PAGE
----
All we need from you during this process is your cooperation and honesty.

We will need information from you regarding your character and your addiction (such as the length of time you have been dependent on the substance, what substance you use, and any other personal requirements you may have), which will help us to narrow down and finalise your options for a treatment facility.

This information will be gathered during two simple assessments – one over the phone, and one later in the process at a treatment facility.

Psychological vs. Physical addiction

Though physical addictions such as drug or alcohol addictions are usually more common, there are still many people who suffer from predominantly psychological addictions, such as shopping or gambling addictions.

Psychological dependence is categorised by its more emotional symptoms, whereas physical addictions are associated more with the development of tolerance and physical withdrawal symptoms that are not primarily cognitive in nature.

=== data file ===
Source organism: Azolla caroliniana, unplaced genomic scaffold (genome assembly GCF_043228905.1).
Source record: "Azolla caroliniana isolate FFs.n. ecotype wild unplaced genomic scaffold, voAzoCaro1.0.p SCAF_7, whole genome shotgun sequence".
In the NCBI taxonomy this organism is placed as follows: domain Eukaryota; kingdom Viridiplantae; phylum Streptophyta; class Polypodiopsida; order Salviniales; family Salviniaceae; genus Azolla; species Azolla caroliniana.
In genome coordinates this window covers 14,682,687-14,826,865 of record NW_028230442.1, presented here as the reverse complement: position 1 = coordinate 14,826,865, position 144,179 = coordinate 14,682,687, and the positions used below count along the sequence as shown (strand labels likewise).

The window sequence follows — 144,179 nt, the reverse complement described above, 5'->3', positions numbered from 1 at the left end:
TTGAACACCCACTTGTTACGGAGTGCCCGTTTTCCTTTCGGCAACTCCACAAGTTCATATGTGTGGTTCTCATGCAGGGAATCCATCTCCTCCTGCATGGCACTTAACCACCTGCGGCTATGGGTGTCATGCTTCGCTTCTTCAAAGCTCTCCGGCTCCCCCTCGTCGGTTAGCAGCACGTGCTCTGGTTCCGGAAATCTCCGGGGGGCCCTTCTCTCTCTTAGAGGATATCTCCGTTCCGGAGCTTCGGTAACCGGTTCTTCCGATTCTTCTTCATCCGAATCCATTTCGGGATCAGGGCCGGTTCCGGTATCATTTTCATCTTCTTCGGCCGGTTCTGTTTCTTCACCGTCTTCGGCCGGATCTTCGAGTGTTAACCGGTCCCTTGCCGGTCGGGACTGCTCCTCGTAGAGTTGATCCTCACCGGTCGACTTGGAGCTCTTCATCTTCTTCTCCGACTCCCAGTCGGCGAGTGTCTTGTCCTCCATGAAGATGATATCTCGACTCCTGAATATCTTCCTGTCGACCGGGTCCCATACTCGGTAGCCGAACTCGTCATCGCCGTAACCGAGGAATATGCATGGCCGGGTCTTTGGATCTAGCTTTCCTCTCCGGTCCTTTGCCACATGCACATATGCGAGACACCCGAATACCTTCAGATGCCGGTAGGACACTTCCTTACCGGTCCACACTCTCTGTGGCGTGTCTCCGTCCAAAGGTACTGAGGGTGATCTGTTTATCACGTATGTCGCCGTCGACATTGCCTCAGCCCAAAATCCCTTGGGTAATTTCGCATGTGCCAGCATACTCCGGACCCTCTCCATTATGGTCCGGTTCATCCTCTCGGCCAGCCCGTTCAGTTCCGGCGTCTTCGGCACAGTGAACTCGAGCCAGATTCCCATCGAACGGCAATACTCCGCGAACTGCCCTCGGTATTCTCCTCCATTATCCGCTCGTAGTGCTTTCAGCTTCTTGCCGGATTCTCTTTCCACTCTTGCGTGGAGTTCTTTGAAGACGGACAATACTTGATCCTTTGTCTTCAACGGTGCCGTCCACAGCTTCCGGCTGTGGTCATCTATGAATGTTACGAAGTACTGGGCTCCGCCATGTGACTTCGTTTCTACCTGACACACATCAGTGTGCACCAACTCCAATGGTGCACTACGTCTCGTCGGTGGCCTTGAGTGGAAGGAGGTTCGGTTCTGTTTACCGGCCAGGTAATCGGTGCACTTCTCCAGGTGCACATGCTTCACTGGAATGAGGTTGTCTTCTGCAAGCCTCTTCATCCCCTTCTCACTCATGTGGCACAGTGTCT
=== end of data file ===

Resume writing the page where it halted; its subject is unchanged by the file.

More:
However, despite these differences, the two overlap in many ways, and to say that a person could experience an addiction that is purely one way or the other would be wrong.

This is because even though we may be battling a physical addiction, we can still easily be influenced by several psychological activities, and if we were dealing with a mostly psychological addiction we would still have the power to make our own physical decisions.

This is why the two extreme phrases, ‘addiction is a choice’ and ‘addiction is not a choice’, can be extremely damaging, and can hide the truth that addiction is often more complicated than it seems.